HUSTISFORD COMMUNITY LIBRARY
MATERIALS COLLECTION POLICY
In any institution, it is imperative that the public be able to identify and comprehend the workings of the institution. Within that institution, it is also necessary that all individuals clearly understand the whys, hows and wherefores of its inner workings. For quality, cooperation and future continuity of that institution, it is desirable to have written guidelines as they protect and help assure its stability. Therefore, it is the purpose of this written policy to formulate and clarify the materials collection and development procedures of the Hustisford Community Library for its internal and community’s use.
GOALS AND MISSION
The Hustisford Community Library Board has selected the primary role of the library to be a popular materials center. Therefore the library shall provide materials and service to community patrons of all ages and backgrounds for educational, informational, recreational, creative and cultural pursuits within the scope of that role. To meet that goal a wide range of materials, formats, and quantities shall be provided within the space and budget restrictions of the library.
Because it is of vital importance to assure free access to information and materials, the Hustisford Community Library Board has formally endorsed the American Library Association’s Library Bill of Rights, the Freedom to Read Statement and the Freedom to View Statement(see appendices A, B, and C).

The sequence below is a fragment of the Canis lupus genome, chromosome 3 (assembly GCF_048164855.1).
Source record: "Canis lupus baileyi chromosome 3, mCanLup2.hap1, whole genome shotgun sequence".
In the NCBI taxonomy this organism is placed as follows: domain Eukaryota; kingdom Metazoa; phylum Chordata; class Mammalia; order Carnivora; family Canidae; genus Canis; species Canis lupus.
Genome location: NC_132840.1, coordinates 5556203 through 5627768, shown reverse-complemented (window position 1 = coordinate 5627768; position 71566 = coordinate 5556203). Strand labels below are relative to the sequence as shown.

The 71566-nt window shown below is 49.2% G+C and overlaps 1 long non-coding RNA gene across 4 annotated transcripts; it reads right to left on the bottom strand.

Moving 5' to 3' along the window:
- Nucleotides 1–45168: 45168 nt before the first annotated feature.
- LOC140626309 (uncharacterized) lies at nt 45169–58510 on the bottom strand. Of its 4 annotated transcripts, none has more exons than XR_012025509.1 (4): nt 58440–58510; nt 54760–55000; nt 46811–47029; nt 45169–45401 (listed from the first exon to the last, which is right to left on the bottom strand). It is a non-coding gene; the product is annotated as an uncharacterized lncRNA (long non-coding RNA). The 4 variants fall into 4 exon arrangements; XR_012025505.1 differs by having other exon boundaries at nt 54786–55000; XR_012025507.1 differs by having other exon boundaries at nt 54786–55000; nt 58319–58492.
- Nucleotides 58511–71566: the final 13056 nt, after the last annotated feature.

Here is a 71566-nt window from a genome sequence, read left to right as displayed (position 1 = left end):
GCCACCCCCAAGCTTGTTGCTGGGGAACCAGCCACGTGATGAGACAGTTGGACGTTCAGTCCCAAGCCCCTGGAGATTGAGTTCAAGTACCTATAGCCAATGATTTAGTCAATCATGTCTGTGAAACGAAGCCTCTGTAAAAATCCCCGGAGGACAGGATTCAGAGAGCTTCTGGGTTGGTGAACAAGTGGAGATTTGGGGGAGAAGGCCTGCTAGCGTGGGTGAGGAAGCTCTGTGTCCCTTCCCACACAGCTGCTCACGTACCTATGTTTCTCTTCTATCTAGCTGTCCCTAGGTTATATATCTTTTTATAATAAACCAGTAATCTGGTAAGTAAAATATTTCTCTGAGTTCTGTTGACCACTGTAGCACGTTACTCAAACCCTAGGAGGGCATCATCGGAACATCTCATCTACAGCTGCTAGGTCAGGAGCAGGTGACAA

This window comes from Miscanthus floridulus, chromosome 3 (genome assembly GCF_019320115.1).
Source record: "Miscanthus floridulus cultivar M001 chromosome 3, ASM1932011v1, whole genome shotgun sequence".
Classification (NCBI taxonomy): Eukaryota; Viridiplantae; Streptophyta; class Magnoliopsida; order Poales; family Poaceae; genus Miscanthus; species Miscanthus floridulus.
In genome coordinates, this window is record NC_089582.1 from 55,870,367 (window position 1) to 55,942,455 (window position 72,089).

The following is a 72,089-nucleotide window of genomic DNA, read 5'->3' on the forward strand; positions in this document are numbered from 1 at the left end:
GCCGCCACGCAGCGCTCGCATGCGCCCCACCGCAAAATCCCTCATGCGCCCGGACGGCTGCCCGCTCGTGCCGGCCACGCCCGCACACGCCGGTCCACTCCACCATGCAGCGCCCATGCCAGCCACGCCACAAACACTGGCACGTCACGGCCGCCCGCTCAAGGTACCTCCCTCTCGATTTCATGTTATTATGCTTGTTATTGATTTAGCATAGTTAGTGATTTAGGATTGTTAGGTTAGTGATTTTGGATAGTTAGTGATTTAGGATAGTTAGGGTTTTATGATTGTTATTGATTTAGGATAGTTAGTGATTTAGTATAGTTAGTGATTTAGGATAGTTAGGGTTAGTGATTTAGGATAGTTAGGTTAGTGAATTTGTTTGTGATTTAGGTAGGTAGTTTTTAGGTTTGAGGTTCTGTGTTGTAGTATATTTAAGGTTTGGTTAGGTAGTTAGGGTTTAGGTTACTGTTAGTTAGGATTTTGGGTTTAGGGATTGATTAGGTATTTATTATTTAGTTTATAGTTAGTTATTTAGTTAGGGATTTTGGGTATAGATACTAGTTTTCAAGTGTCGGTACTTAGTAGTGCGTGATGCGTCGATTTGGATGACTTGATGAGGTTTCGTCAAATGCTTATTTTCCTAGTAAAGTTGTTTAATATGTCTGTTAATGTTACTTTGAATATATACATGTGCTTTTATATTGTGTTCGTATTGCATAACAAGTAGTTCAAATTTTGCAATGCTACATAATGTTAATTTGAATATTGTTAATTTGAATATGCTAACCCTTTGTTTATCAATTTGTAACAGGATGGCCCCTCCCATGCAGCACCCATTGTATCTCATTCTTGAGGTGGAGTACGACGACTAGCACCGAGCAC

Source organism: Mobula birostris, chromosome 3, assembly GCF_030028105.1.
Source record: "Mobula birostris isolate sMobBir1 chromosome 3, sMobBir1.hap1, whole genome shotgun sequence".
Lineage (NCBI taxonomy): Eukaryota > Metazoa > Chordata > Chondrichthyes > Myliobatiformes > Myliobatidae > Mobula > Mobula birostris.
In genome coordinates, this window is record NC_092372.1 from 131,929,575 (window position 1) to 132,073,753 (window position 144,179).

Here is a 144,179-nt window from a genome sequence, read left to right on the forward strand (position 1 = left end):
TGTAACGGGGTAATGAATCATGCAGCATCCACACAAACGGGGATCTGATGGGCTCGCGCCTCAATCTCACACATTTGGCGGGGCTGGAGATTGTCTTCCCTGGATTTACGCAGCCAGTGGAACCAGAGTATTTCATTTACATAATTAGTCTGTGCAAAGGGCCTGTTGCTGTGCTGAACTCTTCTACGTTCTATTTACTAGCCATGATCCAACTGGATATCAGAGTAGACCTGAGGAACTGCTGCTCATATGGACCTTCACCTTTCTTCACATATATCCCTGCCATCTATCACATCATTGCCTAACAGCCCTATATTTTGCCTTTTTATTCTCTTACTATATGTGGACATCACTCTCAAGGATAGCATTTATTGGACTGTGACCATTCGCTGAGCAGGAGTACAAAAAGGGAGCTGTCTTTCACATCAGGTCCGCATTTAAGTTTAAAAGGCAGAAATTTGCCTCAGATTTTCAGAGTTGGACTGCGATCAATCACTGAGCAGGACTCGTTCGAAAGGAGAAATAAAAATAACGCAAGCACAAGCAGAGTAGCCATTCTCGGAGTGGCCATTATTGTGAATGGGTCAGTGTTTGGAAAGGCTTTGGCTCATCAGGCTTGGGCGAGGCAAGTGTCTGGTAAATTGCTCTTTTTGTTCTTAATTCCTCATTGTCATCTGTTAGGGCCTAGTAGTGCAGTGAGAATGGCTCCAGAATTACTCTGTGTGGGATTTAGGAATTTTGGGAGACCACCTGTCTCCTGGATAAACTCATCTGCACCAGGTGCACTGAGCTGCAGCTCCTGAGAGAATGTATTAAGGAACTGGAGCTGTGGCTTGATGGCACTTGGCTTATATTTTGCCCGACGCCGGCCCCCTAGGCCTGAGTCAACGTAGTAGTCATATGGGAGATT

All materials will be chosen within the framework of this policy. While the library will cooperate with schools and institutional libraries, it shall not perform their functions that are designated to meet specific needs.
The purpose of this document is to provide an optimum balanced collection, guide the librarian’s decision, inform the community about selection principles and insure the orderly progression of the Hustisford Community Library. No policy can replace the judgment of librarians, but written goals and guidelines will assist in the clarification and development of a solid collection to meet the community’s needs.
Ultimately, the Hustisford Community Library Board is legally responsible for all matters of operation of the Hustisford Community Library. However, the library director, within the selection policy guidelines, shall have the primary and final responsibility to select and deselect the library material.
Since it is desirable to have maximum participation, the library director shall welcome and encourage the staff and public to recommend materials to be considered for purchase. All materials shall be chosen in accord with the selection policy guidelines established within the framework of this document.
CRITERIA FOR SELECTION
Points to be considered in selection shall include:
1. Individual merit of each item
2. Popular appeal/demand
3. Suitability of material for the clientele
4. Existing holdings
5. Cost and budgetary constraints